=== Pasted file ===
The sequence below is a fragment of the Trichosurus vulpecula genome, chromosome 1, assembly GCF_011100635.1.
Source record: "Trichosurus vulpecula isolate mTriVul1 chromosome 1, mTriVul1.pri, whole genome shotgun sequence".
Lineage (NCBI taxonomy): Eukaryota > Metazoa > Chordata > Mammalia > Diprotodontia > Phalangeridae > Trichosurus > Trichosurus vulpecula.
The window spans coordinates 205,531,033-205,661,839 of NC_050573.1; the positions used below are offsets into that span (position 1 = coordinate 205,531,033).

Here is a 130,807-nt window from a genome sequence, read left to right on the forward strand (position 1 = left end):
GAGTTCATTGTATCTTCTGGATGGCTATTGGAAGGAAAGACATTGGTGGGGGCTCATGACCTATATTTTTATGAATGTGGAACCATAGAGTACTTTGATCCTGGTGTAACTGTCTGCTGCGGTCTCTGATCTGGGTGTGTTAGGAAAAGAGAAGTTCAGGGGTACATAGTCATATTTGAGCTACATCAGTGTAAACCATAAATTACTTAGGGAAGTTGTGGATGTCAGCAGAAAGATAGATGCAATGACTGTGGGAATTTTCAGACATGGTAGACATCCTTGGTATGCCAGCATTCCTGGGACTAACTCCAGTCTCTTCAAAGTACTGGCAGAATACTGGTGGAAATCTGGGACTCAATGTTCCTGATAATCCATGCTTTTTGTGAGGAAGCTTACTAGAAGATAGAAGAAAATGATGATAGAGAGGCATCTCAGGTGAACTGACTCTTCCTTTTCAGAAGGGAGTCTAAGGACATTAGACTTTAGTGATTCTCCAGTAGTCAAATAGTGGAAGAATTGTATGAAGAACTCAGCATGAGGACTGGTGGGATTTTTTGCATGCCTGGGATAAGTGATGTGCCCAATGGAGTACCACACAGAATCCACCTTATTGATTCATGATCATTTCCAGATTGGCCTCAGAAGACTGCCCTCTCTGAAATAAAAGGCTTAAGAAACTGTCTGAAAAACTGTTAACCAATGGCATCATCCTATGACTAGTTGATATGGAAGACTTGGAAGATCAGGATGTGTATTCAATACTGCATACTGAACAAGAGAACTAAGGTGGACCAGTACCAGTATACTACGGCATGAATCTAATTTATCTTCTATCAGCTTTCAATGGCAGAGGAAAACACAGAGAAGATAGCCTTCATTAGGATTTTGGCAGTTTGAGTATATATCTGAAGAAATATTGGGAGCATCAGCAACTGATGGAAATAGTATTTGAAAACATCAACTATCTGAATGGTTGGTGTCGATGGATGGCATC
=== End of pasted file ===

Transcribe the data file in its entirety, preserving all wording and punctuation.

The sequence below is a fragment of the Trichosurus vulpecula genome, chromosome 1, assembly GCF_011100635.1.
Source record: "Trichosurus vulpecula isolate mTriVul1 chromosome 1, mTriVul1.pri, whole genome shotgun sequence".
Lineage (NCBI taxonomy): Eukaryota > Metazoa > Chordata > Mammalia > Diprotodontia > Phalangeridae > Trichosurus > Trichosurus vulpecula.
The window spans coordinates 205,531,033-205,661,839 of NC_050573.1; the positions used below are offsets into that span (position 1 = coordinate 205,531,033).

Here is a 130,807-nt window from a genome sequence, read left to right on the forward strand (position 1 = left end):
GAGTTCATTGTATCTTCTGGATGGCTATTGGAAGGAAAGACATTGGTGGGGGCTCATGACCTATATTTTTATGAATGTGGAACCATAGAGTACTTTGATCCTGGTGTAACTGTCTGCTGCGGTCTCTGATCTGGGTGTGTTAGGAAAAGAGAAGTTCAGGGGTACATAGTCATATTTGAGCTACATCAGTGTAAACCATAAATTACTTAGGGAAGTTGTGGATGTCAGCAGAAAGATAGATGCAATGACTGTGGGAATTTTCAGACATGGTAGACATCCTTGGTATGCCAGCATTCCTGGGACTAACTCCAGTCTCTTCAAAGTACTGGCAGAATACTGGTGGAAATCTGGGACTCAATGTTCCTGATAATCCATGCTTTTTGTGAGGAAGCTTACTAGAAGATAGAAGAAAATGATGATAGAGAGGCATCTCAGGTGAACTGACTCTTCCTTTTCAGAAGGGAGTCTAAGGACATTAGACTTTAGTGATTCTCCAGTAGTCAAATAGTGGAAGAATTGTATGAAGAACTCAGCATGAGGACTGGTGGGATTTTTTGCATGCCTGGGATAAGTGATGTGCCCAATGGAGTACCACACAGAATCCACCTTATTGATTCATGATCATTTCCAGATTGGCCTCAGAAGACTGCCCTCTCTGAAATAAAAGGCTTAAGAAACTGTCTGAAAAACTGTTAACCAATGGCATCATCCTATGACTAGTTGATATGGAAGACTTGGAAGATCAGGATGTGTATTCAATACTGCATACTGAACAAGAGAACTAAGGTGGACCAGTACCAGTATACTACGGCATGAATCTAATTTATCTTCTATCAGCTTTCAATGGCAGAGGAAAACACAGAGAAGATAGCCTTCATTAGGATTTTGGCAGTTTGAGTATATATCTGAAGAAATATTGGGAGCATCAGCAACTGATGGAAATAGTATTTGAAAACATCAACTATCTGAATGGTTGGTGTCGATGGATGGCATC